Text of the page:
The abuse of power and our inability to escape it's reach is a recurring theme. On video, we watch a female mime endlessly obeying a man’s orders, such as “Play dead, lie down, roll over, stand up, sit down.” Nauman also alludes to the ubiquity of power through sculptures like Double Steel Cage Piece, 1974. One cage is housed inside the other and between them is a corridor just wide enough to allow you to shuffle along it sideways. This claustrophobic scenario is like a Kafkaesque metaphor for the limited space we get to manoeuvre through life; unfortunately, though, because of Covid restrictions, we are not able to enter and experience the full, stifling paranoia.

review Bruce Nauman, Tate Modern Nauman’s most chilling exploration of life’s options comes in his two-screen video piece Good Boy Bad Boy, 1985 (pictured left: detail). As though they were teaching English as a foreign language. two actors, a white woman and a black man, run through the gamut of human behaviour. He speaks with gusto, she with greater restraint; he seems to relish the possibilities, she to endure life’s vicissitudes. “I’m alive, you’re alive, we’re alive. This is living,” they each intone, as if explaining declension. “I love, you love, we love. This is our love… I like to eat, you like to eat, we like to eat. This is eating… I don’t want to die, you don’t want to die, we don’t want to die. This is fear of death.” Is that it? And, if that’s all life boils down to, why do I cling onto it so tenaciously, one is prompted to ask?

In the final room, we watch a man on video slip on a banana skin and crash to the floor in dramatic slo-mo. Then he gets resurrected, only to pitch over once more in an equally spectacular fall. Every detail of the mishap is repeated as though to analyse his mistakes and learn from them; but the most anyone seems able to achieve is damage limitation. In art you can resurrect people, but in reality this is not on offer; you might do well, then, to focus on changing your attitude to the inevitable.

The cheerily coloured neon letters of One Hundred Live and Die, 1984 (pictured below) spell out various options. One after the other, the phrases light up as though offering a new flavour of ice cream. You can choose to “Smile and Live” or “Smile and Die”; “Kiss and Live” or “Kiss and Die”; “Try and Live” or “Try and Die”. Finally, the whole wall lights up to reveal a glorious rainbow of options that all seem as saccharine as candy floss and as hollow as the American dream.review Bruce Nauman, Tate Modern I love Nauman’s work; his sardonic fatalism may be chilling, but his wicked humour still lifts the spirits. Take courage, it seems to say; all is not lost until the very last. We may be doomed, but we’’ll go down laughing. The timing of the show gives the work a darker edge, though. For instance, the pandemic makes One Hundred Live and Die seem coldly dispassionate rather than airily provocative, and showing at the foot of the escalators as though reminding visitors about health and safety, his 1996 video of obsessive hand washing is changed from being a light-hearted provocation into something resembling a public health warning.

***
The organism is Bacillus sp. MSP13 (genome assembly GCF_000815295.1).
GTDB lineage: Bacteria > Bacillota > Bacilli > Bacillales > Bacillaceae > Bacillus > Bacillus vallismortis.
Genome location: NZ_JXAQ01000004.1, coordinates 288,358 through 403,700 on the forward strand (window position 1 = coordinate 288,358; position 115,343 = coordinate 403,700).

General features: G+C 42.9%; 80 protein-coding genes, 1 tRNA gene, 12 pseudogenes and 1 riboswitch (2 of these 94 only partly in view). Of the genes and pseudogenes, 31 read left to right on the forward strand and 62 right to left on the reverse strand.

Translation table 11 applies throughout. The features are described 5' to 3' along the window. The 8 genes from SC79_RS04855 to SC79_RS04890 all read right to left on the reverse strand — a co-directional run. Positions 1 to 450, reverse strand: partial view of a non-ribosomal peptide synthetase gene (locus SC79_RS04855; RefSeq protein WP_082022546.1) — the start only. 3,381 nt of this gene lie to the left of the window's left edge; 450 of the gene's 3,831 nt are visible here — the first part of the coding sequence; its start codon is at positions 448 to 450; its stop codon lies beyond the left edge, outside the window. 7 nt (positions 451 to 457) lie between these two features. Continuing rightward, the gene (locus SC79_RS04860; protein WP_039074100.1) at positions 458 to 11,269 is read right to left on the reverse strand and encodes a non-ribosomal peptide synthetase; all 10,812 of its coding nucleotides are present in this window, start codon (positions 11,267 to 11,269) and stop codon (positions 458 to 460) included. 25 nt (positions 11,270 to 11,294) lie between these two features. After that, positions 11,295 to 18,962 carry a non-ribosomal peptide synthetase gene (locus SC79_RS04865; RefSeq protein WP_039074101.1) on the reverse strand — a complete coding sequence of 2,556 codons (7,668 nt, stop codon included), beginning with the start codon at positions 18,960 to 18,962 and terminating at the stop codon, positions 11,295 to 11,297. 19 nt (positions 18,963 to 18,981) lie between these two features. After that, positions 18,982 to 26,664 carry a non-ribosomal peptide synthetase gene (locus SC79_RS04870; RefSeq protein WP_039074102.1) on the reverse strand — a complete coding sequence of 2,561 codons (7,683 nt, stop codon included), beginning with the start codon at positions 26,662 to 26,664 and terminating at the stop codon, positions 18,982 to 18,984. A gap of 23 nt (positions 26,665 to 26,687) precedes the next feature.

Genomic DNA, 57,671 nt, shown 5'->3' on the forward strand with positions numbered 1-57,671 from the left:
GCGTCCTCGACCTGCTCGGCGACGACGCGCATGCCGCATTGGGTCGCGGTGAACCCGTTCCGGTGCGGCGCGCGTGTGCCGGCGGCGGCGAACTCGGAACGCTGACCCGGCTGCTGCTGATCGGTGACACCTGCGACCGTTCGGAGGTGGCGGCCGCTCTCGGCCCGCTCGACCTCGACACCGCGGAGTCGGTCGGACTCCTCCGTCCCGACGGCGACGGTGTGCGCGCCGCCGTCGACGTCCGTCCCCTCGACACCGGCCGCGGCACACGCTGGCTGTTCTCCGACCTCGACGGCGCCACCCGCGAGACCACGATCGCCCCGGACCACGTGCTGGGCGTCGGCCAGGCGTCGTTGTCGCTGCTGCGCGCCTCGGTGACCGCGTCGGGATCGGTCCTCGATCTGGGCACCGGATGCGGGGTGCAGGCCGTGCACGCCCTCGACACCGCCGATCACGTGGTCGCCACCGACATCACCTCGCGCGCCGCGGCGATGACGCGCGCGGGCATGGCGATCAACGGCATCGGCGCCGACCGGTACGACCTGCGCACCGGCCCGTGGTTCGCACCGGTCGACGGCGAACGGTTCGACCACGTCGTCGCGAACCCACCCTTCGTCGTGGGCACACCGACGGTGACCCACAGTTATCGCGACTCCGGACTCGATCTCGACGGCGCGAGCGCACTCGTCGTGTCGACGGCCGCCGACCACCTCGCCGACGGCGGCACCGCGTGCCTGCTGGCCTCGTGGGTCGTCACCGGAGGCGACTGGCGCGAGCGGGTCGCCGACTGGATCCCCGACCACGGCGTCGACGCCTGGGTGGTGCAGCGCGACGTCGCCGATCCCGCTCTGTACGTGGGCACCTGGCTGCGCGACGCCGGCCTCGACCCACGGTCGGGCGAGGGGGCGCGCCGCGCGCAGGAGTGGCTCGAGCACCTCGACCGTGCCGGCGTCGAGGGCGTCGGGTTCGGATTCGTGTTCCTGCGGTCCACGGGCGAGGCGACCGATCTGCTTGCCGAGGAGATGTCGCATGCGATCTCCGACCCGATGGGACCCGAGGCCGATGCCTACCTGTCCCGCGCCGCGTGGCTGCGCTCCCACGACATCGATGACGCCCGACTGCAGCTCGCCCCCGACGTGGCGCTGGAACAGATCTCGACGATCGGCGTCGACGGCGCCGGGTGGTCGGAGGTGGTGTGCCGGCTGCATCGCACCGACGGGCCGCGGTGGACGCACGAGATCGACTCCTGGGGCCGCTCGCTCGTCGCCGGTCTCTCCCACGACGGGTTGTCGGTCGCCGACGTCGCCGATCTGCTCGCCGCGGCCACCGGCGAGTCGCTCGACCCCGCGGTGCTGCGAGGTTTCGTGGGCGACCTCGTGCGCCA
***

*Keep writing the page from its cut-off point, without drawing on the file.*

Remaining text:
Placed near the top of the escalators, Good Boy Bad Boy gets almost drowned out by noise from the cafe. On the other hand, the voices from his 2004 Turbine Hall commission cast a ghostly spell right down the length of the staircase. It’s worth taking the lift to the top floor and following them down to get an audio resumé of his career. Whispered urgently into your ear, they provide an especially intense and individual experience of Nauman’s amazingly prescient and multifaceted work.

Nauman’s sardonic fatalism may be chilling, but his wicked humour lifts the spirits. Take courage, it seems to say; all is not lost until the very last


Editor Rating: 
Average: 4 (1 vote)